2.0-Liter, 4-cylinder,fuel injected, aluminum engine producing 160 horsepower and 148 pound-feet of torque; 6-speed automatic transmission; antilock, 4-wheel disc brakes; traction and stability control;  front wheel drive; independent MacPherson strut front suspension; multi-link independent rear suspension; 17-inch cast aluminum wheels; 10 standard airbags; Halogen projector headlamps.

Interior / Comfort:

 

AM/FM/Sirius Satellite Radio; 506-watt Alpine premium surround sound with 9 speakers and subwoofer; Bluetooth; CD player; MP3, iPod, and USB ports; heated front leather or cloth seats; folding rear seats; backup camera; leather, telescoping steering wheel with fingertip audio and cruise controls;

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Fiat 500: The Italian Gem From Detroit

April 11, 2012


By Roger Witherspoon

            The old guy with the shaggy white beard and wide grin started it all.

“Hey,” he shouted from two parking rows away. “A Fix It Again Tony! I had one back in the ‘70s and it was always in the shop. This one looks a lot better! How is it?”

The initial shout breaking the calm on a Sunday afternoon drew attention in the parking lot. But the word “Fiat” hooked everyone in the area.

“Hey,” said a woman who was trailed by a teenage girl with braces wearing a high school jacket. “My daughter is starting high school and is begging for something other than my eight year old heap. Do you mind if she sat in this one and turned on the music?”

And for the next 20 minutes, the copper-colored, sub-compact, four seater 2012 Fiat 500 became as way station for a score of shoppers who wanted to look at, sit in, listen to, and imagine owning the European side of the resurrected Chrysler. Fiat bought Chrysler in a shotgun marriage arranged early in the Obama administration that offered something for each company: Chrysler got to stay alive with a partner knowledgeable about small, fuel efficient cars; and Fiat got a second chance to enter the American auto market.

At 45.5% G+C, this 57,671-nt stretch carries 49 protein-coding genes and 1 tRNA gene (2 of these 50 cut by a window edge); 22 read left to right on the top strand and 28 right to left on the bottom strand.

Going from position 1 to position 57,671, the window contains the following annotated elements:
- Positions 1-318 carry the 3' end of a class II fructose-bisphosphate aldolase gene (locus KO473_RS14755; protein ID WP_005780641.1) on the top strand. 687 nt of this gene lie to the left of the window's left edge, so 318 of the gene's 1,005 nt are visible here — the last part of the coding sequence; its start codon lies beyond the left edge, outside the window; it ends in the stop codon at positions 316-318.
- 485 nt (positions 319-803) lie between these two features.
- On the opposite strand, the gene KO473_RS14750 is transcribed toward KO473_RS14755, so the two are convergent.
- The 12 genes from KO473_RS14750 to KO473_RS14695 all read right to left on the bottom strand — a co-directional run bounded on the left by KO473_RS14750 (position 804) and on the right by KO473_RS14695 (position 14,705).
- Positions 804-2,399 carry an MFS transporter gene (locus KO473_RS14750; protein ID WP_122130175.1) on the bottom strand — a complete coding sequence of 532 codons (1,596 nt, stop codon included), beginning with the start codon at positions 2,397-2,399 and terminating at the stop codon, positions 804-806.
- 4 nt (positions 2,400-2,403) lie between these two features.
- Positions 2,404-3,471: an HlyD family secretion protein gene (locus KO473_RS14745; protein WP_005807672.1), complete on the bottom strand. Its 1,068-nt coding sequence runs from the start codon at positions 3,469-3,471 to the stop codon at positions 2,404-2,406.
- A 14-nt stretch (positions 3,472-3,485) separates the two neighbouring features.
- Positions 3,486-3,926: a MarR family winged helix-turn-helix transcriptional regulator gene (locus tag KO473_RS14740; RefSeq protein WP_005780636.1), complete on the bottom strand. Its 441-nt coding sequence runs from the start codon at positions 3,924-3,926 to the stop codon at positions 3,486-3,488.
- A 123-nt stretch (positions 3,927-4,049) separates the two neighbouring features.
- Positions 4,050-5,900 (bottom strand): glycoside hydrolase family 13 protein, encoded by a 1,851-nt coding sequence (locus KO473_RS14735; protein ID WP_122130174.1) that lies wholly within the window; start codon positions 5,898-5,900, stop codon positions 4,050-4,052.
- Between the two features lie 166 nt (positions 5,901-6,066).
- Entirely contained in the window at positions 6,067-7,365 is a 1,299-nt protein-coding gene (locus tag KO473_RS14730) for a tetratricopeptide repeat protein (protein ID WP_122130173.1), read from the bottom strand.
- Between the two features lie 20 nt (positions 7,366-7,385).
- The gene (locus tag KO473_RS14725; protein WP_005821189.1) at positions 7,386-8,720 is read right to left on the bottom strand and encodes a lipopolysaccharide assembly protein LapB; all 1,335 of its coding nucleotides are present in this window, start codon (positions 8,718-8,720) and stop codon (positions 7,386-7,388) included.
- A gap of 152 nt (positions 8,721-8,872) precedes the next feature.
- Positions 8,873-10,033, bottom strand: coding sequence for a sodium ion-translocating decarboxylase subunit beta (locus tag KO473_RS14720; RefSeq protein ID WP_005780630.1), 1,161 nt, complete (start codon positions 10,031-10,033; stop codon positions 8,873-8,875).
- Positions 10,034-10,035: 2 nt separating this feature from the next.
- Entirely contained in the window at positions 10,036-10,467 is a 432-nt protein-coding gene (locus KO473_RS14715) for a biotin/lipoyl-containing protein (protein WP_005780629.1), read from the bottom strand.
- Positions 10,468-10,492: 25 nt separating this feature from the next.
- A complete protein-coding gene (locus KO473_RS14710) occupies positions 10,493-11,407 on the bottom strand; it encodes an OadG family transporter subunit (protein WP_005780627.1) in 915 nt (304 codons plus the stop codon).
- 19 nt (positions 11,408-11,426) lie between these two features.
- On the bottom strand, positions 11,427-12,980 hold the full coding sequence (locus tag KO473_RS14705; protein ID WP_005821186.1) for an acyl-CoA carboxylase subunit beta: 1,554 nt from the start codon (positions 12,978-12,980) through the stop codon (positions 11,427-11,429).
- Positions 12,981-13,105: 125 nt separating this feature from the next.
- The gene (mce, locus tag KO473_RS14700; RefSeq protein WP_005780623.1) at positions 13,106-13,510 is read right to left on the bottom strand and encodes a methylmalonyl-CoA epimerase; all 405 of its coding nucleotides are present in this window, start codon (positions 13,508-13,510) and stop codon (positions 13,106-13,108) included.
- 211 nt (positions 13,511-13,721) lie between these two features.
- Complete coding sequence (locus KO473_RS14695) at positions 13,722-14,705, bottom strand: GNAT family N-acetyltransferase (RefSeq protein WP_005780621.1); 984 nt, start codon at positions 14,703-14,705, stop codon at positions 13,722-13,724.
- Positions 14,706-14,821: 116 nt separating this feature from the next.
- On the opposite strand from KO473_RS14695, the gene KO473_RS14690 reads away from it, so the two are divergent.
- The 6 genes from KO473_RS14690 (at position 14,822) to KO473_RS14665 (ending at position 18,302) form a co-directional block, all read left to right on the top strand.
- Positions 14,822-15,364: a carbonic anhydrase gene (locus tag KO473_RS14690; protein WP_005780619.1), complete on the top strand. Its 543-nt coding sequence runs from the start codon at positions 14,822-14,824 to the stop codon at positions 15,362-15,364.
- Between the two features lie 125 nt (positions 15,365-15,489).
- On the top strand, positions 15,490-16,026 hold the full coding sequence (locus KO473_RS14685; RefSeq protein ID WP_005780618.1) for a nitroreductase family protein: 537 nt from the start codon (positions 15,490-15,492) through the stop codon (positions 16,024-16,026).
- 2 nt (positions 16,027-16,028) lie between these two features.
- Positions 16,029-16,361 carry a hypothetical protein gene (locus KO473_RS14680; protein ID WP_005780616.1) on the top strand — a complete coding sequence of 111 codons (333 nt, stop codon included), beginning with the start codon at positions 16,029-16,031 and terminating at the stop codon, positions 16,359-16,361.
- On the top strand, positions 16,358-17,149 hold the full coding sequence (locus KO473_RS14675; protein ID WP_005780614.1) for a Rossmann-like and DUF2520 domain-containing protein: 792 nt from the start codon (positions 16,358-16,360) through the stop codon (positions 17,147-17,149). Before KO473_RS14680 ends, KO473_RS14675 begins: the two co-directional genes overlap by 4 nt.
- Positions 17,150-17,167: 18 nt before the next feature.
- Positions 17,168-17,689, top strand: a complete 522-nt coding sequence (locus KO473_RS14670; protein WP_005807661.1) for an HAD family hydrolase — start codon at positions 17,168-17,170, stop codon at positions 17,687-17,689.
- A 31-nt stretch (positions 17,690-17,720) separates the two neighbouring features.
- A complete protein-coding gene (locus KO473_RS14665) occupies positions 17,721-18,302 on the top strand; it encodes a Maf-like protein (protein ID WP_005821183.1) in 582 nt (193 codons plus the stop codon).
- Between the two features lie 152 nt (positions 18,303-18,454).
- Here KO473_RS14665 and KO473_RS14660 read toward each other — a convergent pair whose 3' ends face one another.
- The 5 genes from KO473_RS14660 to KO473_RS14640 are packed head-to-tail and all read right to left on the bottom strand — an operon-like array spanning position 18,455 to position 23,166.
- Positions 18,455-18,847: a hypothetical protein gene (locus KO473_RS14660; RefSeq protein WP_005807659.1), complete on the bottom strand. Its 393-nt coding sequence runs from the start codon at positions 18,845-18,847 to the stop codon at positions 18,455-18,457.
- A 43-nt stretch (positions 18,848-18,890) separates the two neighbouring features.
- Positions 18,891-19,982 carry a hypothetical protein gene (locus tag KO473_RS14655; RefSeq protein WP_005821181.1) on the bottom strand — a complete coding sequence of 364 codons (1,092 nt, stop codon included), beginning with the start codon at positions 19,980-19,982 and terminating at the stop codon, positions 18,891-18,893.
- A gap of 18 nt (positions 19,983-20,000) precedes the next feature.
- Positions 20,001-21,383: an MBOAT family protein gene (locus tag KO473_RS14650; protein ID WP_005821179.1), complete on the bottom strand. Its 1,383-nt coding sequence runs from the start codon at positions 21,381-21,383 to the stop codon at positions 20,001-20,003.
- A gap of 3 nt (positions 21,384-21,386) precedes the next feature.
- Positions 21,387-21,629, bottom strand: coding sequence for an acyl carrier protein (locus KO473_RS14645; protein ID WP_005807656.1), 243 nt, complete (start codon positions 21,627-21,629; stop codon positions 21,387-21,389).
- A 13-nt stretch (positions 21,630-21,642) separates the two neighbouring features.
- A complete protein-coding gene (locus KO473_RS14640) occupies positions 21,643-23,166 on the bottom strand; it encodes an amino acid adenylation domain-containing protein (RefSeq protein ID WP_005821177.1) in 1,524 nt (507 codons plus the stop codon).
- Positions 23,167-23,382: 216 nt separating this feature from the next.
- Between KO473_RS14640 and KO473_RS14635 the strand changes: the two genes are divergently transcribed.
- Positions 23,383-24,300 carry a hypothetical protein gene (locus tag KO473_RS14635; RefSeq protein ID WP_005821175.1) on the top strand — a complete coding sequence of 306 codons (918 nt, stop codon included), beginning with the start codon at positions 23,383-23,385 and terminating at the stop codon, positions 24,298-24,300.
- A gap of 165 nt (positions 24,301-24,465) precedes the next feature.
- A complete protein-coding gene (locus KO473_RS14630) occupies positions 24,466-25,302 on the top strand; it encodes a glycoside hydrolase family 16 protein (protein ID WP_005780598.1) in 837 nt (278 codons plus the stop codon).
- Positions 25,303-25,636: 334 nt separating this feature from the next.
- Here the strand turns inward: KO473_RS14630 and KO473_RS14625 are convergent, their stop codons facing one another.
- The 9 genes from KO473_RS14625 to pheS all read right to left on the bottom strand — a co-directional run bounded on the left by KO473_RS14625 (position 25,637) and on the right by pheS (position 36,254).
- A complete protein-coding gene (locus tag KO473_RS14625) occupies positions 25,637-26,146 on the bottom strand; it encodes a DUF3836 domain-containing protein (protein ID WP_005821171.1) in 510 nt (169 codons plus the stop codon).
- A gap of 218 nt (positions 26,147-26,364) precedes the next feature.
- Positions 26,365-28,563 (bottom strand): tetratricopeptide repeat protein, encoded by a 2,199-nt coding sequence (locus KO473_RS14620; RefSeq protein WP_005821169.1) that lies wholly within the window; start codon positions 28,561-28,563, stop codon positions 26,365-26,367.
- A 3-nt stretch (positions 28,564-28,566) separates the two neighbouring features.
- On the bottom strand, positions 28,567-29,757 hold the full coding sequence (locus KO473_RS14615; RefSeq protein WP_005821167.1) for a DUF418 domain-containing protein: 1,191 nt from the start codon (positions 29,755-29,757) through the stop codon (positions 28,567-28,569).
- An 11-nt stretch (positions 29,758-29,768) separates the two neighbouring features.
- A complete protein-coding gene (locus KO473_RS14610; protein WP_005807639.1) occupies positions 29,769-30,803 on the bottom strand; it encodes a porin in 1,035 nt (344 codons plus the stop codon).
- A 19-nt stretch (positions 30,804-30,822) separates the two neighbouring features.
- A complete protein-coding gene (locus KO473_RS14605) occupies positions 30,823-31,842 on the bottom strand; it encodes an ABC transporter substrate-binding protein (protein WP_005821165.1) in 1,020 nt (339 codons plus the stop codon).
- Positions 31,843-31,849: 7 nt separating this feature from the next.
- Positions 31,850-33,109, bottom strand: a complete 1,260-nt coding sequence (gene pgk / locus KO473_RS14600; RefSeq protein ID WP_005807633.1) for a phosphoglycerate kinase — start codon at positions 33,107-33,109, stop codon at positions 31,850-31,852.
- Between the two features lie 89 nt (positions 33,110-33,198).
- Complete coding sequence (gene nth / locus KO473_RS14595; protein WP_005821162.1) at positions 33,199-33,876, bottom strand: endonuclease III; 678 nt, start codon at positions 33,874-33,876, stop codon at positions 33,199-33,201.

So far, Chrysler has gotten a lot out of the marriage with an entirely revamped domestic line, including the iconic muscle car, the Dodge Charger and its off-road Jeep group. But Fiat has been slow to hit American roadways, with the company taking time to make sure it had a stylistic winner that could appeal to American tastes. Which is why the Fiat draws a crowd: everyone has heard of it and seen the Jennifer Lopez commercials, but few have had a chance to get close to one.

The 500 is a head turner. It is a sub compact car and at 11.5 feet in length and just under five feet high the Fiat is not much larger than the Smart-for-Two and smaller than the Mini Cooper. The style can best be described as “cute” as it turns heads wherever you go.  Under the hood is a small, four-cylinder engine producing just 101 horsepower and 98 pound-feet of torque. While those numbers seem anemic, the power plant provides more than enough juice to give the little car some pep once it gets under way. It is not, however, as fuel efficient as one might expect from a sub-compact import. The 500 carries an EPA rating of 27 miles per gallon in city driving, and 34 miles per gallon on the highway – and the little engine prefers being pampered with premium gasoline.

            The engine is mated to a six-speed, automatic transmission and it is a performer. On dry or wet winding roads the Fiat operates more like a sport sedan. And on unpaved, pot-holed roads the MacPherson suspension and twin-tube, sport shocks smooth out or minimize even the roughest bumps without disrupting ‘Trane’s “Love Supreme” in the CD player.